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Sales of previously owned homes, one of the housing industry's more stable and generally stronger recent metrics, eased slightly in September, coming in at an estimated annual rate of 4.75 million homes. That projected sales pace was right in line with consensus figures, and just narrowly below the estimated annualized total of 4.83 million units sold in August. (Note that initally the August estimate had been reported at 4.82 million homes.)

The main reason given for the slight month-to-month dip, according to the National Association of Realtors, a leading trade group, was the thin supply of available properties. It should be noted that sales were still a formidable 11% above the prior-year estimated annual total of homes sold. 

The slight setback notwithstanding, the trade group's chief economist, Lawrence Yun indicated that 2012 would end up as the best year for resales in five years. He further intoned that "the housing market is recovering." Given the recent stellar numbers issued on housing starts and building permits for September, and the further pickup in builders' confidence reported earlier this week, there is little reason to argue with that upbeat assessment.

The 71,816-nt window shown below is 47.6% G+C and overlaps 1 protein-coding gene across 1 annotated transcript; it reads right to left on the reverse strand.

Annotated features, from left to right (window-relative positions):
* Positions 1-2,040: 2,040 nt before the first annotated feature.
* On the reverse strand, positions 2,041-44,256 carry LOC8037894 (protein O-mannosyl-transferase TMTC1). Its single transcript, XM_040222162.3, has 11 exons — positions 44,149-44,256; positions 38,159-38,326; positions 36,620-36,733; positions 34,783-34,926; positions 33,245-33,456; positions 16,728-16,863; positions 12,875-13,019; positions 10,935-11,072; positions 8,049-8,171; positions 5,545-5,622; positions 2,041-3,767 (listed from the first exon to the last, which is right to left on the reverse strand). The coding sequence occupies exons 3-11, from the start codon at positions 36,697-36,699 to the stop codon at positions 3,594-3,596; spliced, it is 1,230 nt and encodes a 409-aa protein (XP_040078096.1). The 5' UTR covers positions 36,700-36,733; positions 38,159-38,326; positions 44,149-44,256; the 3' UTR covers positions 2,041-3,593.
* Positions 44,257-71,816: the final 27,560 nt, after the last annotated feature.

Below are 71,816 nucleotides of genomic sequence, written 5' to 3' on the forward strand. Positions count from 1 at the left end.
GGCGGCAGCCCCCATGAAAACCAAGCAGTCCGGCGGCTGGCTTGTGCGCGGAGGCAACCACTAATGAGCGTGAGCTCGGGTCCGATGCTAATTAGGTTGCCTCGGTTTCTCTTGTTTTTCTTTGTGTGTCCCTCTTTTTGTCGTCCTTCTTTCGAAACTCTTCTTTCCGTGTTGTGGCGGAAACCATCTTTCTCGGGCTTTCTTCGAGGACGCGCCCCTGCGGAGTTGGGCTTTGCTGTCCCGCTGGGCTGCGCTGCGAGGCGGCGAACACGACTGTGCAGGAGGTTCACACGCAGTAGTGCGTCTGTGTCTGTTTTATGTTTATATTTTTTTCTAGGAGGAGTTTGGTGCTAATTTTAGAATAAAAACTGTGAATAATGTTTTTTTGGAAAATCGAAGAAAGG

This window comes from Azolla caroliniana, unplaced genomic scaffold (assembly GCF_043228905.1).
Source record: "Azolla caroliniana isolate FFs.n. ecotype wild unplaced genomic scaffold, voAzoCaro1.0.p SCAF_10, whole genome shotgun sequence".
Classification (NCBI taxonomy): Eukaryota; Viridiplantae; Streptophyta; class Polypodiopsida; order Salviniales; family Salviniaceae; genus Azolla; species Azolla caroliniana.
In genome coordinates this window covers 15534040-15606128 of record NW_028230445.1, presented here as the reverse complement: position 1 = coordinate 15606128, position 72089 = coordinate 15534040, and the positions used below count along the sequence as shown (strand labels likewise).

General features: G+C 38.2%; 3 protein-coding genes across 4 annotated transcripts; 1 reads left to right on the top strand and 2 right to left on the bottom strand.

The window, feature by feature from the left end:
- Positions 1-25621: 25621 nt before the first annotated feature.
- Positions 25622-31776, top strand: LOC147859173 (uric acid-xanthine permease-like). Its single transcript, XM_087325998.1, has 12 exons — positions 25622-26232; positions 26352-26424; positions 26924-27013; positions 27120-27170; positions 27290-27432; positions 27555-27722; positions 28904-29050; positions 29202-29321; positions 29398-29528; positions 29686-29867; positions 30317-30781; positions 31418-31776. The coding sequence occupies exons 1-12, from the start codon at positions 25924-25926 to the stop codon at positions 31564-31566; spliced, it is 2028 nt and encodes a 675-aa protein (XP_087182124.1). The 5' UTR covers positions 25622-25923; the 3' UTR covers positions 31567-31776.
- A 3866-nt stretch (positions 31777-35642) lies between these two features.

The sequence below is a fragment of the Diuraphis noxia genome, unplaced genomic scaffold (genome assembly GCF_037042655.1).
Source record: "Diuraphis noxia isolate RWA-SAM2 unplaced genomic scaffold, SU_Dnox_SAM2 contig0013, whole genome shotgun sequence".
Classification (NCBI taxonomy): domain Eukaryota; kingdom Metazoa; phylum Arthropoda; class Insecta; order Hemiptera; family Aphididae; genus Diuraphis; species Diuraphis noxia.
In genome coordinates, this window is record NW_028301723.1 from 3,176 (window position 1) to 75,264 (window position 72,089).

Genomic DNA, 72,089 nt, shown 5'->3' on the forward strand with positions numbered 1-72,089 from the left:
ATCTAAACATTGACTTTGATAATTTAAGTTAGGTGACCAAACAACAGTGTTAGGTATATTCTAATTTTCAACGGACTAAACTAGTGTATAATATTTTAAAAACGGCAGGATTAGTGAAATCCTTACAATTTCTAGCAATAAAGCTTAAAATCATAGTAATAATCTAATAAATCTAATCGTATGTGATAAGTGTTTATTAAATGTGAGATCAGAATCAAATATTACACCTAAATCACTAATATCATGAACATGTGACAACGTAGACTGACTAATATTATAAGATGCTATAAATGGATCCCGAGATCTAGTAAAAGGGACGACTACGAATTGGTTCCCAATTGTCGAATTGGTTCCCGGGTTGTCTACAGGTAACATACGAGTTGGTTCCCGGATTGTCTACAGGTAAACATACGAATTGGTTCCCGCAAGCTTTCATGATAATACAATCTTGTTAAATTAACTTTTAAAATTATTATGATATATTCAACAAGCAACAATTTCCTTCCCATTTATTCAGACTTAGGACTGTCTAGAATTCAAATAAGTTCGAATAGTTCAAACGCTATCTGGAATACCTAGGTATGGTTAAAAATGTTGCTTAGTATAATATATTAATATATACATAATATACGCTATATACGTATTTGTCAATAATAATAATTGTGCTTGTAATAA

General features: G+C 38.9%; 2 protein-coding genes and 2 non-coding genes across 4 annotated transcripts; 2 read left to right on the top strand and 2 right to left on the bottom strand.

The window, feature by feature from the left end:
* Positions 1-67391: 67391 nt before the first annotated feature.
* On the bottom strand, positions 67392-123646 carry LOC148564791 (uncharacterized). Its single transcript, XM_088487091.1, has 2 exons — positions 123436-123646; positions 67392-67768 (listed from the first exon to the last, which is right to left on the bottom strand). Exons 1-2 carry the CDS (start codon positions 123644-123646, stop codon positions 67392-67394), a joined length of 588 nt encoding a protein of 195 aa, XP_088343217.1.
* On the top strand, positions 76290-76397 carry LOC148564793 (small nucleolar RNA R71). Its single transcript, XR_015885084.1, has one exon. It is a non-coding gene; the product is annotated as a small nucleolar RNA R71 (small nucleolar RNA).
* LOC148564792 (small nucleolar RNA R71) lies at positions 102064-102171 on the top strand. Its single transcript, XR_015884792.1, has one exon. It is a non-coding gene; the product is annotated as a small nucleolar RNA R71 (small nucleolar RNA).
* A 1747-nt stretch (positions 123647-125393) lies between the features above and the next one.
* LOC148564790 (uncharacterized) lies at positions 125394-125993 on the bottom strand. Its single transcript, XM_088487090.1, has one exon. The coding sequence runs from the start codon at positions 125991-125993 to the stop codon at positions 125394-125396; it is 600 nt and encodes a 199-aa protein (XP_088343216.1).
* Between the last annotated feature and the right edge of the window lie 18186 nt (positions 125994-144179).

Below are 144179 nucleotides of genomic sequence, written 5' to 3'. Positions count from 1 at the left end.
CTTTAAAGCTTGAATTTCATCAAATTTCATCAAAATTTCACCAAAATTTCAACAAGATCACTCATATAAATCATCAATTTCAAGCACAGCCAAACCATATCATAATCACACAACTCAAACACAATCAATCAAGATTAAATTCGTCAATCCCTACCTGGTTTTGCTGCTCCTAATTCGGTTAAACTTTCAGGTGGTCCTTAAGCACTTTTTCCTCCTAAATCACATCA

Additionally supporting the case for this sector's continuing overall recovery is the fact that the median price of a home sold last month was $183,900. That was 11.3% higher than the year-earlier median price of $165,300. It was also the biggest annual gain in percentage terms since November of 2005, when we were near the peak of the unsustainable housing up cycle.

Meanwhile, the current inventory of unsold homes stands at 2.32 million units, or just a 5.9-month supply at the current sales pace. This is the first time since early 2006 that the supply of unsold homes had fallen below six months--a level, which is considered by housing veterans to be a healthy supply of such properties.

All of this good news aside, we are still a long ways from being out of the woods on this front, as sales of existing homes and new properties, along with housing starts, building permits, and the price of a new and older home are all well below where they were five and six years ago. We have made excellent progress over the past year, to be sure, but there is plenty of room to improve. Hopefully, we will see that progress evolve over the coming several years.      

At the time of this article’s writing, the author did not have positions in any of the companies mentioned.